I don't think SharedObject would be a preferred solution. Mainly because they are persisted to disk which is completely unecessary in this case. The LocalConnection only serves as a message broker by routing events to the designated SWF:s. Events are inherently transient.
Further, are SharedObject not throttled in the same way? All timers will be nerfed to 2 ticks/second if I understood the blog entry correctly.
I don't know if sharedObject is throttled. I don't think it was listed and
it seemed like if you are using events then you may get them more frequently
than the lowered frame-rate.
There are only so many ways to communicate between SWFs. There is a remote
SharedObject if you have Flash Media Server available. You could have a
socket server somewhere as well. You can write one in AIR 2.0 these days.
You might ask Tinic on his blog what he'd do in your situation.
Using a remote server is not an option. We are talking about local SWF:s in a browser here so that would be totally uncalled for. Not a very good solution for mobile devices either bandwidth speaking.
SharedObjects carry with them more constraints; blocking, allowed diskspace etc. which I would rather avoid. Plus, if you relied on a stable LocalConnection you then need to rewrite major parts of your application. We might have to look in to this anyway to get around this, which means an application that will constantly write on disk instead of memory (which is good for performance?).
I firmly think that you need to add an opt out for the throttling. The 'abuse' argument is invalid imho since this is the way it has worked since day 1, it is pretty assumptious from my perspective to change this behavior over a day without offering an opt out (at least for a longer grace period).
Have you made any assessment on the implication of the existing applications out there? How many applications will be affected by this? I know at least two big game companies who's games are now broken in 10.1.
note: I did try to post on Tinic's blog, but the comment system is not working. Error 404.
I too am experiencing severe performance problems with Flash player 10.1, My app has two native windows - the second one playing video. Under FP 10.1 there seems to be memory leaks, stuttering video, inability to interact with the application using the keys etc etc. under FP 10 there are no such issues. I checked the Adobe Bug log for FP 10.1 and It would seem that other people are having similar problems too. I have regressed back to FP 10 and everything is working fine again now. I will await Adobe's response in the bug log before I try again with FP 10.1.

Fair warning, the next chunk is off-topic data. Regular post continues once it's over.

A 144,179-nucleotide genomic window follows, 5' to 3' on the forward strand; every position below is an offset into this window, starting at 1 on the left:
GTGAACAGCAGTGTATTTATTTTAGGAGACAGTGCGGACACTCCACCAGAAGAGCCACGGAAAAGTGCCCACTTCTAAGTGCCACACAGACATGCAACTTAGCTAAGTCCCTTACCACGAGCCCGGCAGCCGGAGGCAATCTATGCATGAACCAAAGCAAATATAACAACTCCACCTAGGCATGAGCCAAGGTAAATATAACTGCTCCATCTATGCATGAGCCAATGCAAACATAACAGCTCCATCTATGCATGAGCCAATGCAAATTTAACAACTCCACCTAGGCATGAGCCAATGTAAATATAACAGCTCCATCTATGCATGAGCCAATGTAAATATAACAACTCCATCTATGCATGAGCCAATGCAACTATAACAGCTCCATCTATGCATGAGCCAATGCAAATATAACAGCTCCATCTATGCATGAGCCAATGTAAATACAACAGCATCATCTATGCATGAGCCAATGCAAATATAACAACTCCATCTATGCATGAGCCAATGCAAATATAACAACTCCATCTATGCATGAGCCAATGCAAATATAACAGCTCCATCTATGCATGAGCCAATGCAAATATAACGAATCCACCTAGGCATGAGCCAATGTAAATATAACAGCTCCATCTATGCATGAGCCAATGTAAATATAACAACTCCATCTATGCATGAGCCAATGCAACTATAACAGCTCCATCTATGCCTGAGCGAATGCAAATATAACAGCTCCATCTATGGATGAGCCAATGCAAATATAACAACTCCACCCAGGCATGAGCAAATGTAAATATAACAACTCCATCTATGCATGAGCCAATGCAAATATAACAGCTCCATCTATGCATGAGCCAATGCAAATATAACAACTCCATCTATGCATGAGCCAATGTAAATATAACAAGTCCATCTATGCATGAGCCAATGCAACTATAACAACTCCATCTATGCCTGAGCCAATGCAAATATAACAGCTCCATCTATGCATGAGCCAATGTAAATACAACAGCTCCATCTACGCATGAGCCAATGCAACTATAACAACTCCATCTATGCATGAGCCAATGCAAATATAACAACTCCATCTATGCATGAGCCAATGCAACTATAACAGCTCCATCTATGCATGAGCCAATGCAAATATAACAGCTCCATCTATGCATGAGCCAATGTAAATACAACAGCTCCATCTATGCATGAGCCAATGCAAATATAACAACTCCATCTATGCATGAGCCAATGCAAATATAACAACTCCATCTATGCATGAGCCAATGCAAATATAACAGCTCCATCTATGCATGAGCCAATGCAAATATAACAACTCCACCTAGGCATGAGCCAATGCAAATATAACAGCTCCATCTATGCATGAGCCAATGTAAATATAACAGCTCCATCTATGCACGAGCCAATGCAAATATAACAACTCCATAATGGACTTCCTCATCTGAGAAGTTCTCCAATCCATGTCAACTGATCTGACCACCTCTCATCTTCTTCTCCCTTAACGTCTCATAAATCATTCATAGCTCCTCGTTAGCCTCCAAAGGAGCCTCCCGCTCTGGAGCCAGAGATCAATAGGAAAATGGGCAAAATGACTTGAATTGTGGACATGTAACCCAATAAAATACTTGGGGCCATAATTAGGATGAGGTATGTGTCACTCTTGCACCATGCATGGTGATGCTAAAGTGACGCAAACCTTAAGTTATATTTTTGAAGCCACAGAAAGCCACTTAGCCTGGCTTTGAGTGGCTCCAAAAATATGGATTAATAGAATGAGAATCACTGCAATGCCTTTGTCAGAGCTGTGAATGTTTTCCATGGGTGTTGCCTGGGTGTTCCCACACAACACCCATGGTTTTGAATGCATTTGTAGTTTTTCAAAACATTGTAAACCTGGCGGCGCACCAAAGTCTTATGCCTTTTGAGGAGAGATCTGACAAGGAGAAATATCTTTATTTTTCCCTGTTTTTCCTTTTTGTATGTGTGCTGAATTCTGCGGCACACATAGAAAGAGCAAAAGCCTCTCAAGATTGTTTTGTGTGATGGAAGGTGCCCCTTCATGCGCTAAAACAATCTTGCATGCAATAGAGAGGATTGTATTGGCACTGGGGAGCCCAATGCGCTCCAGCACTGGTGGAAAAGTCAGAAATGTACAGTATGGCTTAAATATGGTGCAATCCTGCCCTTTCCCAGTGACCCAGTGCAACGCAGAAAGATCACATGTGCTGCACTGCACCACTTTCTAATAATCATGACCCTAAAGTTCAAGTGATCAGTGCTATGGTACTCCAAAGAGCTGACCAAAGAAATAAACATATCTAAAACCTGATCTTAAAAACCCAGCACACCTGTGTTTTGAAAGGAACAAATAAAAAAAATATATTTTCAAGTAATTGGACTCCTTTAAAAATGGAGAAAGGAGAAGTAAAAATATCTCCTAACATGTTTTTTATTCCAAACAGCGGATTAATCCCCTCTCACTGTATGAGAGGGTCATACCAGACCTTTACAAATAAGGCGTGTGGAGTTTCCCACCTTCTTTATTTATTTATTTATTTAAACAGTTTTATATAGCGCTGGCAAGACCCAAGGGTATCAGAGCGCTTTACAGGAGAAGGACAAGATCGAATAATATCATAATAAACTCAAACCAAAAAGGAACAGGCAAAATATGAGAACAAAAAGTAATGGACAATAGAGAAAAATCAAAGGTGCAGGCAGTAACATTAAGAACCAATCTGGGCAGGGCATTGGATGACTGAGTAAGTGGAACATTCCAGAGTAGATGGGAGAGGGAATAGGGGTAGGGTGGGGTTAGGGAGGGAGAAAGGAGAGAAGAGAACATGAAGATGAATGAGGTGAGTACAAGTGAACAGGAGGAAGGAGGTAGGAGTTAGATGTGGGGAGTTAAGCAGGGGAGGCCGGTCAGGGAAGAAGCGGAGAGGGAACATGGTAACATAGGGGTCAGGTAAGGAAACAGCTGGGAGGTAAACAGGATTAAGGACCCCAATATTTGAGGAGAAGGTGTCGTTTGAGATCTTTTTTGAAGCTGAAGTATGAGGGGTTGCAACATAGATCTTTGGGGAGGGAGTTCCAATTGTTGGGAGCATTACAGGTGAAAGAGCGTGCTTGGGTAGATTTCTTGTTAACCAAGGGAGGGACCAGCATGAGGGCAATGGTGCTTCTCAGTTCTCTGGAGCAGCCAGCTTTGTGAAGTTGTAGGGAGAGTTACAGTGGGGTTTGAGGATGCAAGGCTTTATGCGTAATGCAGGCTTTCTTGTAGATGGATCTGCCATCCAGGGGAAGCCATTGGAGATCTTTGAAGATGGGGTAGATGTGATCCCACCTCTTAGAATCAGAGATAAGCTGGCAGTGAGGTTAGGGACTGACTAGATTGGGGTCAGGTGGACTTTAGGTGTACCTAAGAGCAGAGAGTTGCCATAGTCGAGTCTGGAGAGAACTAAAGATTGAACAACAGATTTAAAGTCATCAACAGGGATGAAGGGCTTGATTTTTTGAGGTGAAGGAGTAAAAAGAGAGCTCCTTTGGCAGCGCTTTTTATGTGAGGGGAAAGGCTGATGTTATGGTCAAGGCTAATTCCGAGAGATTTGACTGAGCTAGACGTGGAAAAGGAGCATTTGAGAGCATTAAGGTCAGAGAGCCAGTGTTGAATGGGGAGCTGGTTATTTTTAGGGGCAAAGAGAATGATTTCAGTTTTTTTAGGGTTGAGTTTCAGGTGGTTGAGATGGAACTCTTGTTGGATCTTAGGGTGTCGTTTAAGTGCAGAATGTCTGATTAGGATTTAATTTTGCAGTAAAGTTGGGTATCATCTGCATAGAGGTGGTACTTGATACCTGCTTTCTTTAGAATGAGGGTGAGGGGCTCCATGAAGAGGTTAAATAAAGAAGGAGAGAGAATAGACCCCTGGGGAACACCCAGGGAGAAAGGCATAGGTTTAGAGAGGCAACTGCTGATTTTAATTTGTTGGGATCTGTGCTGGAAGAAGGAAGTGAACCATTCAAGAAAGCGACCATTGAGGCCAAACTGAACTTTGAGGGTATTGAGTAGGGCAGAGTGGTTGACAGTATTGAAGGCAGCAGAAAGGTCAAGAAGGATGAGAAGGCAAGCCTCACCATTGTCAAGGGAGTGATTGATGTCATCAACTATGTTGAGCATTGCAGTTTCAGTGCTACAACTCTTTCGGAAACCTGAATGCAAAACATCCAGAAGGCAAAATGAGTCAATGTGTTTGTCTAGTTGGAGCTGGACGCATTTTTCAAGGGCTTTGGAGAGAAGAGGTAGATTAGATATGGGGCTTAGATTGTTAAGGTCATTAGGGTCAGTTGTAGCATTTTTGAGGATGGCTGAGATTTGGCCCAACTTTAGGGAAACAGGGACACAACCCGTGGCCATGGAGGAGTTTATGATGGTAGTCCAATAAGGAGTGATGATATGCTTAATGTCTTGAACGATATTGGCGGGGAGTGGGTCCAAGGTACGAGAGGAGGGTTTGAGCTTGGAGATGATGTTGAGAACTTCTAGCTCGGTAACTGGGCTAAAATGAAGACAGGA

In my opinion is would appear the the CPU throttling change has had an undesirable effect.
A bug report has been filed on the throttling behavior now: https://bugs.adobe.com/jira/browse/FP-4796
I can only agree, throttling a LocalConnection without any possibility for the application to intervene seems like a really, really bad design decision to me.
Same problems here. I relied on LocalConnection for heavy communication between different SWFs across the machine now the performance is in the cellar ...
You can set the parameter "wmode" to "opaque" to prevent it being throttled, if it's a swf on a webpage.
The swf is unable to tell if it's been hidden/minimized, so it will stay at full speed.
Can Adobe please respond to explain why this bug (http://bugs.adobe.com/jira/browse/FP-4796) has been closed as 'as designed'?
My latest comment on this issue:
"I'm sorry but how can this NOT be a bug? My organisation has an online trading application which no longer works because of this issue. Like the other contributors, we rely on localConnections to pass real-time data (market prices) between Flash player instances in different browser windows. Our system needs to support thousands of simultaneously connected clients so we CANNOT use a server connection per window - why should that be necessary when the 'main' application window already has all the data?
With this new localConnection throttling feature, our end users find that if they minimise the main window or have it hidden behind another, all other visible/invisible application windows relying on data pushed through a localConnection get massively delayed. The end result is that they cannot trade because the prices they see are many seconds behind the live price. Not only that, but there is NO way to detect when the throttling is taking place and when it becomes unthrottled again. All we do at present is display a message to the user to say that their trade has been rejected because the price in incorrect (and since the trade rrequest/response passes through the same localConnection they will be lucky to see that message inside of 30 seconds!!!)
I can kind of understand the reason behind the change - unthrottled connections could in some situations be a waste of power/resources/battery life, particularly now Flash/AIR can run on mobile platforms with limited resources and battery power. But why oh why has it been so sloppily implemented? Our application is used by DESKTOP clients which have plenty of CPU resources and no battery to worry about, and yet it is completely broken by this change.
If Adobe are not going to do anything about this change, be it reverse it out completely, make it configurable or allow us to detect when the throttling occurs then we will need to completely redesign how our application works. And if we do that we may as well move to some other technology at the same time which doesn't enforce mobile device restrictions on applications that run on the desktop!"
Please could somebody from Adobe comment on this.